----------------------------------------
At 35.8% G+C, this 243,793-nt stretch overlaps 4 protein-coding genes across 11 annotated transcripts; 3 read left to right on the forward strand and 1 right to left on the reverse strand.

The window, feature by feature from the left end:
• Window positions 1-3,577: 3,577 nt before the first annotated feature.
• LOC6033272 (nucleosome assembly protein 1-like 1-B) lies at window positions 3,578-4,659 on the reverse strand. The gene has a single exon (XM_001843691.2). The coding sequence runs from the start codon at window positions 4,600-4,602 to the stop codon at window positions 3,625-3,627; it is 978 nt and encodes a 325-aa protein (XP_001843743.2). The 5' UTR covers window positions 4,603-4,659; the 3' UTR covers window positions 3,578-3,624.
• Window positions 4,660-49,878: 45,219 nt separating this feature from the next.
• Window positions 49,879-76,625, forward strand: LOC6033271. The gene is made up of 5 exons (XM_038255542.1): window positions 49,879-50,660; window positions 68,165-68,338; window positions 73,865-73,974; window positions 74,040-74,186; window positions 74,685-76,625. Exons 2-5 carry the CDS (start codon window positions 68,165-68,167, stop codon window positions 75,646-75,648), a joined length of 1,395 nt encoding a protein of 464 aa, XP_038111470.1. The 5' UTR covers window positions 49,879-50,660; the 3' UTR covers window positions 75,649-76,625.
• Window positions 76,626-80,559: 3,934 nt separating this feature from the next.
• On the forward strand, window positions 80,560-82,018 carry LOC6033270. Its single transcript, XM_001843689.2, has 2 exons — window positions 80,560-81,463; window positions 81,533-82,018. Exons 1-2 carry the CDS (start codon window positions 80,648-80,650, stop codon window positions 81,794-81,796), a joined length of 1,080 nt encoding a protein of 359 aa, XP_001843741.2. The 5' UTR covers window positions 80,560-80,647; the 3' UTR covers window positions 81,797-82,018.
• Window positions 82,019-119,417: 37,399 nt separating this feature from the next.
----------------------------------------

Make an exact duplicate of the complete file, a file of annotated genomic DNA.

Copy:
At 35.8% G+C, this 243,793-nt stretch overlaps 4 protein-coding genes across 11 annotated transcripts; 3 read left to right on the forward strand and 1 right to left on the reverse strand.

The window, feature by feature from the left end:
• Window positions 1-3,577: 3,577 nt before the first annotated feature.
• LOC6033272 (nucleosome assembly protein 1-like 1-B) lies at window positions 3,578-4,659 on the reverse strand. The gene has a single exon (XM_001843691.2). The coding sequence runs from the start codon at window positions 4,600-4,602 to the stop codon at window positions 3,625-3,627; it is 978 nt and encodes a 325-aa protein (XP_001843743.2). The 5' UTR covers window positions 4,603-4,659; the 3' UTR covers window positions 3,578-3,624.
• Window positions 4,660-49,878: 45,219 nt separating this feature from the next.
• Window positions 49,879-76,625, forward strand: LOC6033271. The gene is made up of 5 exons (XM_038255542.1): window positions 49,879-50,660; window positions 68,165-68,338; window positions 73,865-73,974; window positions 74,040-74,186; window positions 74,685-76,625. Exons 2-5 carry the CDS (start codon window positions 68,165-68,167, stop codon window positions 75,646-75,648), a joined length of 1,395 nt encoding a protein of 464 aa, XP_038111470.1. The 5' UTR covers window positions 49,879-50,660; the 3' UTR covers window positions 75,649-76,625.
• Window positions 76,626-80,559: 3,934 nt separating this feature from the next.
• On the forward strand, window positions 80,560-82,018 carry LOC6033270. Its single transcript, XM_001843689.2, has 2 exons — window positions 80,560-81,463; window positions 81,533-82,018. Exons 1-2 carry the CDS (start codon window positions 80,648-80,650, stop codon window positions 81,794-81,796), a joined length of 1,080 nt encoding a protein of 359 aa, XP_001843741.2. The 5' UTR covers window positions 80,560-80,647; the 3' UTR covers window positions 81,797-82,018.
• Window positions 82,019-119,417: 37,399 nt separating this feature from the next.